Most dogs can benefit tremendously from a well-taught obedience class. "Most dogs" and "well taught" are the operative phrases. Is dog obedience training school for your dog? How do you evaluate basic dog obedience instructors? Even experienced dog owners can often benefit from some expert tips on how to train a dog, and a good instructor should provide valuable feedback on how you can improve your training skills.

However, not all dogs are ready for group class, and some may benefit from private training instead. Finding a good trainer and knowing what type of services your dog needs is key to setting him up for training success.

Choosing A Dog Obedience School

Selecting the right trainer can often be a frustrating process. Dog training is an unregulated industry, so anyone can print up business cards and market themselves as a dog trainer, behaviorist, or "psychologist," no experience or education required. We do not allow people to cut hair or apply acrylic nails without a license, and it is sometimes scary that no certification is required to train dogs.

It is worth taking the time to find the right trainer. Here are some places to find trainer recommendations:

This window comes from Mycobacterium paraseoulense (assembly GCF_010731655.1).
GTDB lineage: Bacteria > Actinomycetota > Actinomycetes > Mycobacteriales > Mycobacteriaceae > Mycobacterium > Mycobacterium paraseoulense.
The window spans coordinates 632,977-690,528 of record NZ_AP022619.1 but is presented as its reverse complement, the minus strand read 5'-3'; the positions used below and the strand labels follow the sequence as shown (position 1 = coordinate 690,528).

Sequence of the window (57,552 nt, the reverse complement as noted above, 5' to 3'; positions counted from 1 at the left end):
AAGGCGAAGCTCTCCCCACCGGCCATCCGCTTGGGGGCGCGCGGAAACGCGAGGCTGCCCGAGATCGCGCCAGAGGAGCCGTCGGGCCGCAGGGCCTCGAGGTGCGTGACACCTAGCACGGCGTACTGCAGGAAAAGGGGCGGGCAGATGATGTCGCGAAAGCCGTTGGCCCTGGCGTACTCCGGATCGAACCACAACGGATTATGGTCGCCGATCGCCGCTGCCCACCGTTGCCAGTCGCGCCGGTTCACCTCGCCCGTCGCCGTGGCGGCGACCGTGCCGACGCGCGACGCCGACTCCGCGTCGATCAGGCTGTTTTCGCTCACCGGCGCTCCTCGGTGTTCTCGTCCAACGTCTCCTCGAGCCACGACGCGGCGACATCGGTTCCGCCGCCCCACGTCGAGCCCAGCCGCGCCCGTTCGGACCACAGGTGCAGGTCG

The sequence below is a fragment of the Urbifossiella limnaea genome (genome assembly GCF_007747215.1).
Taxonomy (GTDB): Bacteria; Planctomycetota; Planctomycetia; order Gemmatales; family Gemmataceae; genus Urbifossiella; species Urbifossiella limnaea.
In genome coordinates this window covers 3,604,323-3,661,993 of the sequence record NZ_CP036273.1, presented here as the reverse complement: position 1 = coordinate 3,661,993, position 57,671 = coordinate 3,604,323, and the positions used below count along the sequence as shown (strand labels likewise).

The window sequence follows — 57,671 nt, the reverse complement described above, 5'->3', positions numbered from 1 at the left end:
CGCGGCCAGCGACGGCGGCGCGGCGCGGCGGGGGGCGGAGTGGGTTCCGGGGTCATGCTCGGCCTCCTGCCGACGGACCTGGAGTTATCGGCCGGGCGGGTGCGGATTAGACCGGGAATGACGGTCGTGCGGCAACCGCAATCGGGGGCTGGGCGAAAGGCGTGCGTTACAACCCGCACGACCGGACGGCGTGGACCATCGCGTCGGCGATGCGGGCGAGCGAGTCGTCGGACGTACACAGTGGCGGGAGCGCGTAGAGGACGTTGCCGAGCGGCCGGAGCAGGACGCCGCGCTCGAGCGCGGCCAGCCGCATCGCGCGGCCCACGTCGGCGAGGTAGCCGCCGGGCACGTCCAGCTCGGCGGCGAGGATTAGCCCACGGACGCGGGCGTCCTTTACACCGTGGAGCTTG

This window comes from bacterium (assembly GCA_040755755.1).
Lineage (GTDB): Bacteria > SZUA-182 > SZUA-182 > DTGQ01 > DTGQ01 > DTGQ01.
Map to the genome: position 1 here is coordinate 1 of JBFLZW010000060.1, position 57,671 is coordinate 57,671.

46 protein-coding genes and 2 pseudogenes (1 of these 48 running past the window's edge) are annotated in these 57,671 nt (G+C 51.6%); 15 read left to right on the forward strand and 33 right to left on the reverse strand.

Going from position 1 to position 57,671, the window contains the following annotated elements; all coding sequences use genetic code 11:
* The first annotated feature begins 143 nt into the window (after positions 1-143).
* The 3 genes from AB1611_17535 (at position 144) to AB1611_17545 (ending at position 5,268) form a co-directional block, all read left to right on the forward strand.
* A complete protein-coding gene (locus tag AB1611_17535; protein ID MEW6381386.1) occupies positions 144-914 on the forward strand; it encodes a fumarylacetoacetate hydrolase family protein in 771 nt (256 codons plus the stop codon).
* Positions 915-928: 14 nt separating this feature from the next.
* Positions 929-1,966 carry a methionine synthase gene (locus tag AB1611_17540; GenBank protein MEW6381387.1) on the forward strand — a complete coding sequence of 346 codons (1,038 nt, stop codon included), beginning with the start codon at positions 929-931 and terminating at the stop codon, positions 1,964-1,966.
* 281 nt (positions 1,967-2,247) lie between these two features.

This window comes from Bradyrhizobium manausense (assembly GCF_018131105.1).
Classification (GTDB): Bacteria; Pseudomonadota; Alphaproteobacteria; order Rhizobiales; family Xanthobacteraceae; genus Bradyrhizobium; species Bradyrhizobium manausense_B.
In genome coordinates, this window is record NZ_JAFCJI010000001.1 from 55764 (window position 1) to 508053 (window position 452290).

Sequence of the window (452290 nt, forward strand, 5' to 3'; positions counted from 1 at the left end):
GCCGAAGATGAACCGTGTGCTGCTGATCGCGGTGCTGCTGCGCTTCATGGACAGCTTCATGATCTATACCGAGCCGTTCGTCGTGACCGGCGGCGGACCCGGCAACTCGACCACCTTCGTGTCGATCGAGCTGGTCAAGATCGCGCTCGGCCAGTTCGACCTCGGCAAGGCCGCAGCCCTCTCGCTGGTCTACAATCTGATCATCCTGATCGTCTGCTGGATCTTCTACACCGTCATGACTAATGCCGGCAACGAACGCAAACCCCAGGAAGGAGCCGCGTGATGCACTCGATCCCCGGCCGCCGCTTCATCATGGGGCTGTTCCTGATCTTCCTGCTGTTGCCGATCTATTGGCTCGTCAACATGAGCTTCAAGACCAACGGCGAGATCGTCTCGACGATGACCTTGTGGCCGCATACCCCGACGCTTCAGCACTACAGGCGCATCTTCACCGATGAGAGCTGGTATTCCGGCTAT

Parks frequented by dogs: Look for happy, well behaved, confident dogs. Ask these owners if their dogs have received professional training. If so, ask for feedback, and make a note of their recommendation. Follow up on it with a phone call or email!

Review the American Veterinary Society for Animal Behavior's Guidelines for Choosing a Trainer . Keep them near you as you call around to local trainers, use them as a reference.

Call around: Ask questions about the methods employed by various local trainers. Ask for veterinary, client, and colleague references and follow up on them. Ask what trainers they refer to, and what trainers refer to them - follow up on these leads also! Inquire about education and experience and remember not to feel guilty for being selective, you are interviewing each of them for a job and your dog's behavioral health is at stake. Behavioral problems are the no. 1 reason for euthanasia and shelter turn-ins, so choose wisely!

If you are satisfied with a trainer's phone interview, ask to observe a class. If a trainer will not allow you to observe a basic obedience class, look elsewhere. When you visit class, talk to the students about their classroom experiences, and observe the dogs - are the dogs happy, eager to work, with wiggly body language, shining eyes, and happily wagging tails? Dogs and humans should be enjoying the training process in a well-taught class.

Puppy Training Obedience

If you have a puppy, it is advised that you look for a class which emphasizes socialization and prevention of behavior problems. At this stage of development, the need for socialization, development of appropriate interaction skills, and behavior problem prevention (now is the time to prevent such common behavior problems as unwanted barking, ...